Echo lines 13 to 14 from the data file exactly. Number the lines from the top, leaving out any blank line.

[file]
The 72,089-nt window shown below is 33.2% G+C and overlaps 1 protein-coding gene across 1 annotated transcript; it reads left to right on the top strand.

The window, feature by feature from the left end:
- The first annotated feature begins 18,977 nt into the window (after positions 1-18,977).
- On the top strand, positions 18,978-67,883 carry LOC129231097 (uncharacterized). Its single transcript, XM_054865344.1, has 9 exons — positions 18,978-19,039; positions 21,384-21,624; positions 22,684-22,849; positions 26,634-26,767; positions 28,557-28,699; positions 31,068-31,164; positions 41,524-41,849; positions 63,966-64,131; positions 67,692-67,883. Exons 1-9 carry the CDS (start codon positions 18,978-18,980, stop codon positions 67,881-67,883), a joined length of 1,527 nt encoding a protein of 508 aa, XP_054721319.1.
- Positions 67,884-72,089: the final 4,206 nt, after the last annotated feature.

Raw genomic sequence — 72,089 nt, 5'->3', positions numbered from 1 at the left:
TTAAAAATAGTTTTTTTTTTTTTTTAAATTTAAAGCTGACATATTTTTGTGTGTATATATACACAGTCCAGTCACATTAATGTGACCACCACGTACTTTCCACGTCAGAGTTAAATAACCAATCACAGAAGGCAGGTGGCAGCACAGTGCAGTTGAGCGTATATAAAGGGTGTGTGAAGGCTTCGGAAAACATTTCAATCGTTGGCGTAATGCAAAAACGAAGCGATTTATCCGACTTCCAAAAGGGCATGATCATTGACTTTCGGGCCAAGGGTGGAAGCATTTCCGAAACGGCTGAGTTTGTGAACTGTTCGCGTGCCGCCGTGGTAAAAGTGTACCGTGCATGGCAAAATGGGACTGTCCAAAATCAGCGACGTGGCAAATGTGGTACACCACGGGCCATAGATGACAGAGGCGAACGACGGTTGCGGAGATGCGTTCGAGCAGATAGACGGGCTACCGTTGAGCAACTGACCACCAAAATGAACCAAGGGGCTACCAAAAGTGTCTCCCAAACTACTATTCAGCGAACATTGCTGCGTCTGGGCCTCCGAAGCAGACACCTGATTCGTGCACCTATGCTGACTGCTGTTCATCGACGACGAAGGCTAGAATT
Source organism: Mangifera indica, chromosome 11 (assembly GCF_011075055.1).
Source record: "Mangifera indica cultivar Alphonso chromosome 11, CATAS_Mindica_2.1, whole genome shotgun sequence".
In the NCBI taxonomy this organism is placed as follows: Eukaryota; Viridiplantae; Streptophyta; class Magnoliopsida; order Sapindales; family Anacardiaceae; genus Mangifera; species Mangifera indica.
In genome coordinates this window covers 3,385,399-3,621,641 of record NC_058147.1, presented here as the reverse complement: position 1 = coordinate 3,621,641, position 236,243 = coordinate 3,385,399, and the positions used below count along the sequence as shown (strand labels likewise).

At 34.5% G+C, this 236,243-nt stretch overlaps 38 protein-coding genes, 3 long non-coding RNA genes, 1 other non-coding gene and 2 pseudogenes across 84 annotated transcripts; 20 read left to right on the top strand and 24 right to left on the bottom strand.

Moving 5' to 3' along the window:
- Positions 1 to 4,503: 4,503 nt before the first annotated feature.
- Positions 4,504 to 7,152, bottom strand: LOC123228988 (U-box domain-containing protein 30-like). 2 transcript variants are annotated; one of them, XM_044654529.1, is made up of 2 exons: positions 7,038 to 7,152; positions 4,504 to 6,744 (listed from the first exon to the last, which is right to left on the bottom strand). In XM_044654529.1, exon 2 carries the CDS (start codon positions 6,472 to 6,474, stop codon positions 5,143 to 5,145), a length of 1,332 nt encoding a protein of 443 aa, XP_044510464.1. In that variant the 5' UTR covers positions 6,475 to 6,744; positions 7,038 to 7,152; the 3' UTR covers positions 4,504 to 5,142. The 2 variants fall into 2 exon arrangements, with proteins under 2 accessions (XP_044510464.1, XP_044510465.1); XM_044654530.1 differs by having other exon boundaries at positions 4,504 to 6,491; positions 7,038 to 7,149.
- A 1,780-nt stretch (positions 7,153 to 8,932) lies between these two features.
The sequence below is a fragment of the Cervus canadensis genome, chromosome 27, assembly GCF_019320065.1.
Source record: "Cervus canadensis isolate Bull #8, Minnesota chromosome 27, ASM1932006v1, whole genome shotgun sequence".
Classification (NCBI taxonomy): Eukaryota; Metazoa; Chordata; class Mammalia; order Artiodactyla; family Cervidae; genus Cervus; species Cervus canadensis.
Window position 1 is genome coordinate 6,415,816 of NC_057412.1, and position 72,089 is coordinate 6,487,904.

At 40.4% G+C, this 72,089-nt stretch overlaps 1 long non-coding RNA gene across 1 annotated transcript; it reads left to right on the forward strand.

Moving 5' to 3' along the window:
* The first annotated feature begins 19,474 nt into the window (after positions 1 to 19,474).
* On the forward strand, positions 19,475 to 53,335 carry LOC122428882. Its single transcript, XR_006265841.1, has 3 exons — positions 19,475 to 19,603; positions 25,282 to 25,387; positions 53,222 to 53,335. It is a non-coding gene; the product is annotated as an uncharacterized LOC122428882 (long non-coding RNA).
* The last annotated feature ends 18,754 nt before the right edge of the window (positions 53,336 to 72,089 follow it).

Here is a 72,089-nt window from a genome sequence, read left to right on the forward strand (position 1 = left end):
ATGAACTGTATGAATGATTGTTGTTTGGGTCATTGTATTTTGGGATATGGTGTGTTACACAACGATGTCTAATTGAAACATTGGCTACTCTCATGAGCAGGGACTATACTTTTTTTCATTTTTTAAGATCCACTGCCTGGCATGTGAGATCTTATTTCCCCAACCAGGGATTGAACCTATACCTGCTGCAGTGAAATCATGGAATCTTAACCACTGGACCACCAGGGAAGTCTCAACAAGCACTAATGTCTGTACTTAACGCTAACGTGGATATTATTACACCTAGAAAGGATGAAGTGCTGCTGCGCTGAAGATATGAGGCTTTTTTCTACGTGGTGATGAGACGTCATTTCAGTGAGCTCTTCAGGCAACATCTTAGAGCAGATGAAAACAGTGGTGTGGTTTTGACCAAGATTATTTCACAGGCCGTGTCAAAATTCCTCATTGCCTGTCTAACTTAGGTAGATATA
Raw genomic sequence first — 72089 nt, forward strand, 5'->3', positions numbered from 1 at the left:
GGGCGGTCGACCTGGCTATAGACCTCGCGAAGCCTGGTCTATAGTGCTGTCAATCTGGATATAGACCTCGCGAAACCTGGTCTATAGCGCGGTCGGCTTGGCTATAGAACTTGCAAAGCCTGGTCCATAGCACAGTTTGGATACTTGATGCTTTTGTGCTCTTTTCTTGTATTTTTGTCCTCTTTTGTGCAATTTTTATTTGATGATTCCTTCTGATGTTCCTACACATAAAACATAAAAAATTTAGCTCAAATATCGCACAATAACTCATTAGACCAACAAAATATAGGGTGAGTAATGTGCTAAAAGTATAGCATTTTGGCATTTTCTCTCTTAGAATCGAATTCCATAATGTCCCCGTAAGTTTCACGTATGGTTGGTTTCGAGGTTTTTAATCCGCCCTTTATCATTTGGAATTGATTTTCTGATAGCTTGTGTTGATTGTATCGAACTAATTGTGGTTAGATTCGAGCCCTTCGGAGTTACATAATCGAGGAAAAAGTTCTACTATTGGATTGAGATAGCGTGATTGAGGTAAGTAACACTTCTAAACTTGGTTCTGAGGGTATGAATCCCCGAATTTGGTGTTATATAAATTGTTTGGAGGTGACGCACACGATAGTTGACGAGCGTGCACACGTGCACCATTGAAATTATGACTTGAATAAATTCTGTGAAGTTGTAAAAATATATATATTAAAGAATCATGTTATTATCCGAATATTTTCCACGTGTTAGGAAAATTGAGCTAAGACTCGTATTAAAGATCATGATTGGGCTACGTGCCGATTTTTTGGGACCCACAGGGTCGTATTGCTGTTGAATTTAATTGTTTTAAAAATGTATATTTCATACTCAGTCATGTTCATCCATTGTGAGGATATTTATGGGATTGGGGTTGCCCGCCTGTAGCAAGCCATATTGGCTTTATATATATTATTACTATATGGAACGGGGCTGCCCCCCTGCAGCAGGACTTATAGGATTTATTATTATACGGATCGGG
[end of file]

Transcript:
Moving 5' to 3' along the window:
- Positions 1 to 4,503: 4,503 nt before the first annotated feature.